CRA3

CRA 3 Inflammatory Stress

Coordinator: Michael Bauer
CRA3
Image: Wetzker, UKJ

CRA 3 Inflammatory Stress

Coordinator: Michael Bauer

Exposure of higher organisms to pathogens provokes inflammatory stress. Adaptive responses of pathogen challenged cells and organs comprise opposing resistance and tolerance reactions. While hitherto the nature of the pathogen was thought of prime importance for causing specific response patterns, recent findings reveal key role of pathogen dose in defining these opposing effects. Furthermore, environmental stressors impact significantly these pathogen-induced responses.

As a working hypothesis CRA3 follows the idea that pathogens, like other stressors, provoke hormetic responses of the affected cells. This concept could explain the tight interplay of dose-related effects of pathogens and other stressors in infectious diseases (Figure; adapted from Bauer et al. Trends in Immunology 2018). Signaling events underlying these responses to pathogens are at best incompletely understood but carry potential to favourably influence the course of inflammatory diseases that reflect an enormous socioeconomic burden.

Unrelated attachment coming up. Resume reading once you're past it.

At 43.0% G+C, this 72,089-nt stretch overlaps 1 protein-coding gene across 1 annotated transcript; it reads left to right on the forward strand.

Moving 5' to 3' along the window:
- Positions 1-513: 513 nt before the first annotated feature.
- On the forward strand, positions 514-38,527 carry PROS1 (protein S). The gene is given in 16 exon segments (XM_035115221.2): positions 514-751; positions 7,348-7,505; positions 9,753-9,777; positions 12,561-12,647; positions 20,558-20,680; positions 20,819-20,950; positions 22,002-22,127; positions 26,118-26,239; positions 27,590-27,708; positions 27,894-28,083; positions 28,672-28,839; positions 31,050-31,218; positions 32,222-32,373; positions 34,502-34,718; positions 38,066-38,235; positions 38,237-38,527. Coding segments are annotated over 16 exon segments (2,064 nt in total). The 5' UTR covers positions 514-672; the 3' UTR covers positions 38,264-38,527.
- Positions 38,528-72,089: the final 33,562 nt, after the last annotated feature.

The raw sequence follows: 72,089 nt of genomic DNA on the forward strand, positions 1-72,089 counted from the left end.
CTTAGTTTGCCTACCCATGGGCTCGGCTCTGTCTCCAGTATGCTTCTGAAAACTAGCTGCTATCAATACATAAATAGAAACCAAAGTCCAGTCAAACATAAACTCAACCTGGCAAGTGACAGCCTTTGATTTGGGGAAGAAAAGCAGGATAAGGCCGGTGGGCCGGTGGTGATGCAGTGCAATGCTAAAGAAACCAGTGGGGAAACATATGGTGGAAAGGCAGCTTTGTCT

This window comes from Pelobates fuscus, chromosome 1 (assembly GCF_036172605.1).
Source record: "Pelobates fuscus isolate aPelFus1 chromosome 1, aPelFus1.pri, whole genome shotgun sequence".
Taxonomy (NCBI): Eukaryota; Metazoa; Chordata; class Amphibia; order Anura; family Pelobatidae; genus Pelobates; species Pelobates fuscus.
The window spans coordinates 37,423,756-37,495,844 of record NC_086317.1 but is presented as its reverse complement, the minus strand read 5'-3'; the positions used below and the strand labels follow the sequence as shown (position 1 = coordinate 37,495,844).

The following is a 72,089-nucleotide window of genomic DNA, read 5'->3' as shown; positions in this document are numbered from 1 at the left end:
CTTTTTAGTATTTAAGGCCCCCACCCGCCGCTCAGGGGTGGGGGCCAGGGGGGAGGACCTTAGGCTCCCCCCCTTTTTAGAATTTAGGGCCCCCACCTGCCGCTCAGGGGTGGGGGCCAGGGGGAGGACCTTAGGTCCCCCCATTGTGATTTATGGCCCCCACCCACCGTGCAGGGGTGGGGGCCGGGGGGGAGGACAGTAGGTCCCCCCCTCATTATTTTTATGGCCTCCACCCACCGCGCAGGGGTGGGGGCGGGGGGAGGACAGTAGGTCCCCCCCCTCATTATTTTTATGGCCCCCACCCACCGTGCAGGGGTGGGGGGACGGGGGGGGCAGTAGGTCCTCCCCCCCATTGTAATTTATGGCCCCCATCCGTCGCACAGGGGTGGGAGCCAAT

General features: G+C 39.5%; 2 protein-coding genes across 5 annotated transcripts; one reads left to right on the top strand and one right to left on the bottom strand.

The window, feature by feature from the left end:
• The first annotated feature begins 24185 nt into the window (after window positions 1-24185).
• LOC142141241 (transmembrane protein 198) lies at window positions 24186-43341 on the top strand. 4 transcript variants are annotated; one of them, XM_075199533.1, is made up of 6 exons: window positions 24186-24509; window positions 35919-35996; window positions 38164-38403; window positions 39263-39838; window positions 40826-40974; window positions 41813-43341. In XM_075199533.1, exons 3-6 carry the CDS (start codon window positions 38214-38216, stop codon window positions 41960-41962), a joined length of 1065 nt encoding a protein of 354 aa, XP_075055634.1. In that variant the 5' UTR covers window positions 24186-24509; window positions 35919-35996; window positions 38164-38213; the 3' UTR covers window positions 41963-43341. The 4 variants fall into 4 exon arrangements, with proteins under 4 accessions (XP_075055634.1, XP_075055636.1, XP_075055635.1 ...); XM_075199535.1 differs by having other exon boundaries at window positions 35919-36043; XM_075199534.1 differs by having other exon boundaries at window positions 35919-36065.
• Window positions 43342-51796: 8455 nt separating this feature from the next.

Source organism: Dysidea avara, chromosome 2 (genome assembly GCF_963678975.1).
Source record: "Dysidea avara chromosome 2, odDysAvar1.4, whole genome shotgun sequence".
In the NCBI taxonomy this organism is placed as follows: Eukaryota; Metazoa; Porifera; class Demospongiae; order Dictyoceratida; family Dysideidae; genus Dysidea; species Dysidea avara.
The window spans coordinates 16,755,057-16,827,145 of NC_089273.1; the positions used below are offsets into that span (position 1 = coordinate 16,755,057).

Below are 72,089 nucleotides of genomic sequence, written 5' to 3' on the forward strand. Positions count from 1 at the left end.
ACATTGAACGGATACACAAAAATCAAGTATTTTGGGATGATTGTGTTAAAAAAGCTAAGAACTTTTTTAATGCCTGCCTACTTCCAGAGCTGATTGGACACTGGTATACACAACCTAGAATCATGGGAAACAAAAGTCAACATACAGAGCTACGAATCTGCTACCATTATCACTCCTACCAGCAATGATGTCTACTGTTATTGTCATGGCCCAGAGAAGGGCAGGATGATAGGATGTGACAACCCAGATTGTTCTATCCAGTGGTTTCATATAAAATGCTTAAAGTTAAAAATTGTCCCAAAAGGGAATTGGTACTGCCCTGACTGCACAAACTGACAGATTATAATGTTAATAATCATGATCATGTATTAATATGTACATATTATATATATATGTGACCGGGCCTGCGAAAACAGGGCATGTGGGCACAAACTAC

In CRA3, we propose to study time and dose-dependent signalling events explaining the altered response patterns in inflammatory stress events. Resistance and tolerance phenomena involve PI3K-, mTOR-, and AMPK-dependent signalling reactions, concomitantly altered transcription patterns, as well as epigenetic marks. Understanding the underlying mechanisms would offer novel avenues to prevent disease progression in infectious and inflammatory conditions.

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